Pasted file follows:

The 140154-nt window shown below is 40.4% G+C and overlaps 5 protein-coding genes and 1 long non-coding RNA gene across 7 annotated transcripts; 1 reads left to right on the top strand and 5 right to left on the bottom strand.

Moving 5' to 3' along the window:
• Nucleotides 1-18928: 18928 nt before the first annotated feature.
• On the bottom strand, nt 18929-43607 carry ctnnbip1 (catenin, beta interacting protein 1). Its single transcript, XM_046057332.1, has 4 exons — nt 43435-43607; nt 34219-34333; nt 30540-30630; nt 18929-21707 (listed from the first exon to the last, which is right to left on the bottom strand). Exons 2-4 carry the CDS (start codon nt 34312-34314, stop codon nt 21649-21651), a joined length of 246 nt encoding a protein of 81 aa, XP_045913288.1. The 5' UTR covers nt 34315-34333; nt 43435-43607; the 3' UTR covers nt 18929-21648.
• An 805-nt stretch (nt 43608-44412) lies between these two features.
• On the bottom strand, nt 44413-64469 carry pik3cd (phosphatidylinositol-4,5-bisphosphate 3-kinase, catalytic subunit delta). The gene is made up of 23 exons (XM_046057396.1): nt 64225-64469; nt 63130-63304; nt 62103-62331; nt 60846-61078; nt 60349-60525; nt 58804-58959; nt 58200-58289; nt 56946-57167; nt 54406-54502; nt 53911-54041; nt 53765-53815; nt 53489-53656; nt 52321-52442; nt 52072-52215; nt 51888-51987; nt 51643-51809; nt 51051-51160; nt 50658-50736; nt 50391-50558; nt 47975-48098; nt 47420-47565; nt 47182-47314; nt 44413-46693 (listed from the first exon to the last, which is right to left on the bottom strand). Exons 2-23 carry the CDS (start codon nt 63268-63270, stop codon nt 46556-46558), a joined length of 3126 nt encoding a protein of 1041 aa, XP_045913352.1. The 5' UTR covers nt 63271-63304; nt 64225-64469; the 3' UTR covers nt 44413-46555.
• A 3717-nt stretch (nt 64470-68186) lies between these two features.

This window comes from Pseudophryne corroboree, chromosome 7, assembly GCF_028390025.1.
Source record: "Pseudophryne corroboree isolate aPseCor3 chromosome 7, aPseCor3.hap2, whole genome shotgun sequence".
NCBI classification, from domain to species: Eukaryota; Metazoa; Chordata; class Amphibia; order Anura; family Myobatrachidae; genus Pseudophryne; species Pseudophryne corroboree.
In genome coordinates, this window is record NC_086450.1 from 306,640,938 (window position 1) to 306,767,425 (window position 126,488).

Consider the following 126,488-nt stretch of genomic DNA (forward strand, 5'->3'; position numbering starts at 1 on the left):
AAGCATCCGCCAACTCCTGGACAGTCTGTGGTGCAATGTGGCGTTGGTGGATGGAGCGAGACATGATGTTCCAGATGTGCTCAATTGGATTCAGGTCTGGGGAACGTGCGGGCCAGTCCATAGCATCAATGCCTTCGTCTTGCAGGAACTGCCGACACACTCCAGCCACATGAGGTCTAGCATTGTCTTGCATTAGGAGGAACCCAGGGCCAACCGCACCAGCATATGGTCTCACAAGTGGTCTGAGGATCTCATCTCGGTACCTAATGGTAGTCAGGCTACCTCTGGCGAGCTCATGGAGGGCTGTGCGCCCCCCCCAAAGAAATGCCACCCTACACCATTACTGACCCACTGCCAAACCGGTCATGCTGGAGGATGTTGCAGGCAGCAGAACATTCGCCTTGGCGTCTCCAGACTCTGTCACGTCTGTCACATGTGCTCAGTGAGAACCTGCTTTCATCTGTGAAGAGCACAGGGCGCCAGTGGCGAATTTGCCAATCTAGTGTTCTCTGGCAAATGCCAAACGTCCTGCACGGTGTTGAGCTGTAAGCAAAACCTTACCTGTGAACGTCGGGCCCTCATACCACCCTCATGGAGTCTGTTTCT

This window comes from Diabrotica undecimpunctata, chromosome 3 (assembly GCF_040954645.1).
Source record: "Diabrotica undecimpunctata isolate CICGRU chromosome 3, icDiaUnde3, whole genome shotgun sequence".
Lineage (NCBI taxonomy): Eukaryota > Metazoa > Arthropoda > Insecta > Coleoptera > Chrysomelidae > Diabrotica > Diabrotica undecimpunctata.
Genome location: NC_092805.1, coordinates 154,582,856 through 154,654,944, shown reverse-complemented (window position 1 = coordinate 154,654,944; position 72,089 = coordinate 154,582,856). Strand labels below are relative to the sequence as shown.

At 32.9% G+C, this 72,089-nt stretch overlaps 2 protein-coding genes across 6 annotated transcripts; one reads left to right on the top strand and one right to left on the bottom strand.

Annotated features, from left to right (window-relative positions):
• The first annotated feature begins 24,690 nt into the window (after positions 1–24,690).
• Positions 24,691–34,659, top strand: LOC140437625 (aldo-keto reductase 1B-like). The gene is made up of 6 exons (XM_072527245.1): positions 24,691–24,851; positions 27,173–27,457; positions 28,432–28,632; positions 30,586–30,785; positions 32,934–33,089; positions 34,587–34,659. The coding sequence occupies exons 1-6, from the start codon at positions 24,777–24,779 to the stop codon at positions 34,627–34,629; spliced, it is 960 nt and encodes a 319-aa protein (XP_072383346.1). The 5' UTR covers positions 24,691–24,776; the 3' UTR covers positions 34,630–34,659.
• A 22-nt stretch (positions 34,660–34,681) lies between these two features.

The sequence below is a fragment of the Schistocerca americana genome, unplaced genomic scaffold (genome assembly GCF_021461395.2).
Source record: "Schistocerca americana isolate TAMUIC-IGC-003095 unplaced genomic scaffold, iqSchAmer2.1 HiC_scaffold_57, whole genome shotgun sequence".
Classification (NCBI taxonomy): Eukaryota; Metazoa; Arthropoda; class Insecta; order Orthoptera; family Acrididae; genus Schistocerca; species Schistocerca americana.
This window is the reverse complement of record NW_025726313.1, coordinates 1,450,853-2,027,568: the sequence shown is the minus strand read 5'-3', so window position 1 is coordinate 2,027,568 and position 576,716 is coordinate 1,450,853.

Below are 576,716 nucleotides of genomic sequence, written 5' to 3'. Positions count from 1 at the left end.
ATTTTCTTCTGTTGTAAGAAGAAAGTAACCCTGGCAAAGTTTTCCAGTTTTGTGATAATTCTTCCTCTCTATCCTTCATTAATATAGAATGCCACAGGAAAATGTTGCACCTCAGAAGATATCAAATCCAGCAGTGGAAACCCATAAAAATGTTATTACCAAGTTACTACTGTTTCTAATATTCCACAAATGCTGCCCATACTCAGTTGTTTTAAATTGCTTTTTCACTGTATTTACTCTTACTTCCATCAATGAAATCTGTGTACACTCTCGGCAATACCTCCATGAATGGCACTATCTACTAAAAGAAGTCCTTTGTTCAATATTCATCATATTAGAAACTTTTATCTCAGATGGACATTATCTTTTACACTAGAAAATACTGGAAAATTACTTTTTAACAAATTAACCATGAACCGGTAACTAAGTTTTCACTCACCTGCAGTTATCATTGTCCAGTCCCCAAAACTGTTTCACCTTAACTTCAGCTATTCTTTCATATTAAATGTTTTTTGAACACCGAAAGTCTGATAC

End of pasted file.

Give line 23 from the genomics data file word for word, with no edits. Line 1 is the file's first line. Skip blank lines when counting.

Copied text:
The sequence below is a fragment of the Schistocerca americana genome, unplaced genomic scaffold (genome assembly GCF_021461395.2).